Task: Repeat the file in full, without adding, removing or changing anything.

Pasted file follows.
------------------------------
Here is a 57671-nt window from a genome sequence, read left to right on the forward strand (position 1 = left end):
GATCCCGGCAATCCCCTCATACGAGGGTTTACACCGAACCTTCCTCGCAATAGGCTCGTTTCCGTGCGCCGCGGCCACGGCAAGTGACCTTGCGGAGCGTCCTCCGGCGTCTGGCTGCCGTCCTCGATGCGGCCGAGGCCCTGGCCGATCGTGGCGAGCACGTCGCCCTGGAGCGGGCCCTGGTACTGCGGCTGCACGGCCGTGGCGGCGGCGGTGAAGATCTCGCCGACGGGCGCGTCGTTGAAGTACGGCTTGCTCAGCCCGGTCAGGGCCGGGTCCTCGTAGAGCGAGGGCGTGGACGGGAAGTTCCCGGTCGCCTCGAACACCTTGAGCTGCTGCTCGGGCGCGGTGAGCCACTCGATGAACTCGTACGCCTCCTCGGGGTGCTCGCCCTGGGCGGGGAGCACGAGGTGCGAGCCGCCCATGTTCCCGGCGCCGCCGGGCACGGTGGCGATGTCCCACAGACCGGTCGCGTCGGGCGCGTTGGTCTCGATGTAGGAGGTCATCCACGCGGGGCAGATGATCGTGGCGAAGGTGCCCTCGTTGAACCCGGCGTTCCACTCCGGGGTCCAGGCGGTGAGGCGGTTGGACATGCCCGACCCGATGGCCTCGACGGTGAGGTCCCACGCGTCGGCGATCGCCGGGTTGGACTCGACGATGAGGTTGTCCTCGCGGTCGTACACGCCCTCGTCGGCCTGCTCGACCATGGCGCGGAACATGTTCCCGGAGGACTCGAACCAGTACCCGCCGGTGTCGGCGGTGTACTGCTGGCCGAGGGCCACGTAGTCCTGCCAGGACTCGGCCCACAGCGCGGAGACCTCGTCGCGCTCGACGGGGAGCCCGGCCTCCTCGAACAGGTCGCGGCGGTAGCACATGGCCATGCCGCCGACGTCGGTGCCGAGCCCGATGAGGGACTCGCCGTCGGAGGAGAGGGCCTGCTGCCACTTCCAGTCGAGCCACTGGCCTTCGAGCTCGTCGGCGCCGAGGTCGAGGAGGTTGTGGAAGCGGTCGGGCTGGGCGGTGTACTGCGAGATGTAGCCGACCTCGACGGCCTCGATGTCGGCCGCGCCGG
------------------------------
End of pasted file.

Here is a 57671-nt window from a genome sequence, read left to right on the forward strand (position 1 = left end):
GATCCCGGCAATCCCCTCATACGAGGGTTTACACCGAACCTTCCTCGCAATAGGCTCGTTTCCGTGCGCCGCGGCCACGGCAAGTGACCTTGCGGAGCGTCCTCCGGCGTCTGGCTGCCGTCCTCGATGCGGCCGAGGCCCTGGCCGATCGTGGCGAGCACGTCGCCCTGGAGCGGGCCCTGGTACTGCGGCTGCACGGCCGTGGCGGCGGCGGTGAAGATCTCGCCGACGGGCGCGTCGTTGAAGTACGGCTTGCTCAGCCCGGTCAGGGCCGGGTCCTCGTAGAGCGAGGGCGTGGACGGGAAGTTCCCGGTCGCCTCGAACACCTTGAGCTGCTGCTCGGGCGCGGTGAGCCACTCGATGAACTCGTACGCCTCCTCGGGGTGCTCGCCCTGGGCGGGGAGCACGAGGTGCGAGCCGCCCATGTTCCCGGCGCCGCCGGGCACGGTGGCGATGTCCCACAGACCGGTCGCGTCGGGCGCGTTGGTCTCGATGTAGGAGGTCATCCACGCGGGGCAGATGATCGTGGCGAAGGTGCCCTCGTTGAACCCGGCGTTCCACTCCGGGGTCCAGGCGGTGAGGCGGTTGGACATGCCCGACCCGATGGCCTCGACGGTGAGGTCCCACGCGTCGGCGATCGCCGGGTTGGACTCGACGATGAGGTTGTCCTCGCGGTCGTACACGCCCTCGTCGGCCTGCTCGACCATGGCGCGGAACATGTTCCCGGAGGACTCGAACCAGTACCCGCCGGTGTCGGCGGTGTACTGCTGGCCGAGGGCCACGTAGTCCTGCCAGGACTCGGCCCACAGCGCGGAGACCTCGTCGCGCTCGACGGGGAGCCCGGCCTCCTCGAACAGGTCGCGGCGGTAGCACATGGCCATGCCGCCGACGTCGGTGCCGAGCCCGATGAGGGACTCGCCGTCGGAGGAGAGGGCCTGCTGCCACTTCCAGTCGAGCCACTGGCCTTCGAGCTCGTCGGCGCCGAGGTCGAGGAGGTTGTGGAAGCGGTCGGGCTGGGCGGTGTACTGCGAGATGTAGCCGACCTCGACGGCCTCGATGTCGGCCGCGCCGG